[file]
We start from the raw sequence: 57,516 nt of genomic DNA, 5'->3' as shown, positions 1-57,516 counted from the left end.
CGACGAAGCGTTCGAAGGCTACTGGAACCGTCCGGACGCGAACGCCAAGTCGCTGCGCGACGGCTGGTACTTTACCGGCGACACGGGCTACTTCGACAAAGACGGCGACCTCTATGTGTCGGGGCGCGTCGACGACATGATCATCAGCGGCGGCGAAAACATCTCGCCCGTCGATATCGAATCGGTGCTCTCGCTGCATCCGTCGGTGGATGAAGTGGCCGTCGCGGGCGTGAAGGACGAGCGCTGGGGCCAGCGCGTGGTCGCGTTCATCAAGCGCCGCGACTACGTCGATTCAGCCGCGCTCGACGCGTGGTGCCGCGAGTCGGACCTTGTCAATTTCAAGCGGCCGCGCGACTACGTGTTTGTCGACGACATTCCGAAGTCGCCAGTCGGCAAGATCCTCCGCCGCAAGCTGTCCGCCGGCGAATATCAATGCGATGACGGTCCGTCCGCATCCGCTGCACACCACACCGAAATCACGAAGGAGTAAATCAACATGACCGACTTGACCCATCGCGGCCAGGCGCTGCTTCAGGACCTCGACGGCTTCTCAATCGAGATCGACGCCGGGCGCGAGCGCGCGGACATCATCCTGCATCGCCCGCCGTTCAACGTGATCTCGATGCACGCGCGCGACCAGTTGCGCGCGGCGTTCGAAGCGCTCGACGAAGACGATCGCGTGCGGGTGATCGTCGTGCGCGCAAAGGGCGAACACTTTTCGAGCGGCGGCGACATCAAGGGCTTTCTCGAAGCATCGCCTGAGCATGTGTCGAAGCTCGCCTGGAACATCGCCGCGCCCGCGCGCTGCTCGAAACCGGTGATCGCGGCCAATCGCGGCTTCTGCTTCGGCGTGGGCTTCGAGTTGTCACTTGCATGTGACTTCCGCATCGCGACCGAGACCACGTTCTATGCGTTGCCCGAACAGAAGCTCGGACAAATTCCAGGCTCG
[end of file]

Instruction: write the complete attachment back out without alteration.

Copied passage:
We start from the raw sequence: 57,516 nt of genomic DNA, 5'->3' as shown, positions 1-57,516 counted from the left end.
CGACGAAGCGTTCGAAGGCTACTGGAACCGTCCGGACGCGAACGCCAAGTCGCTGCGCGACGGCTGGTACTTTACCGGCGACACGGGCTACTTCGACAAAGACGGCGACCTCTATGTGTCGGGGCGCGTCGACGACATGATCATCAGCGGCGGCGAAAACATCTCGCCCGTCGATATCGAATCGGTGCTCTCGCTGCATCCGTCGGTGGATGAAGTGGCCGTCGCGGGCGTGAAGGACGAGCGCTGGGGCCAGCGCGTGGTCGCGTTCATCAAGCGCCGCGACTACGTCGATTCAGCCGCGCTCGACGCGTGGTGCCGCGAGTCGGACCTTGTCAATTTCAAGCGGCCGCGCGACTACGTGTTTGTCGACGACATTCCGAAGTCGCCAGTCGGCAAGATCCTCCGCCGCAAGCTGTCCGCCGGCGAATATCAATGCGATGACGGTCCGTCCGCATCCGCTGCACACCACACCGAAATCACGAAGGAGTAAATCAACATGACCGACTTGACCCATCGCGGCCAGGCGCTGCTTCAGGACCTCGACGGCTTCTCAATCGAGATCGACGCCGGGCGCGAGCGCGCGGACATCATCCTGCATCGCCCGCCGTTCAACGTGATCTCGATGCACGCGCGCGACCAGTTGCGCGCGGCGTTCGAAGCGCTCGACGAAGACGATCGCGTGCGGGTGATCGTCGTGCGCGCAAAGGGCGAACACTTTTCGAGCGGCGGCGACATCAAGGGCTTTCTCGAAGCATCGCCTGAGCATGTGTCGAAGCTCGCCTGGAACATCGCCGCGCCCGCGCGCTGCTCGAAACCGGTGATCGCGGCCAATCGCGGCTTCTGCTTCGGCGTGGGCTTCGAGTTGTCACTTGCATGTGACTTCCGCATCGCGACCGAGACCACGTTCTATGCGTTGCCCGAACAGAAGCTCGGACAAATTCCAGGCTCG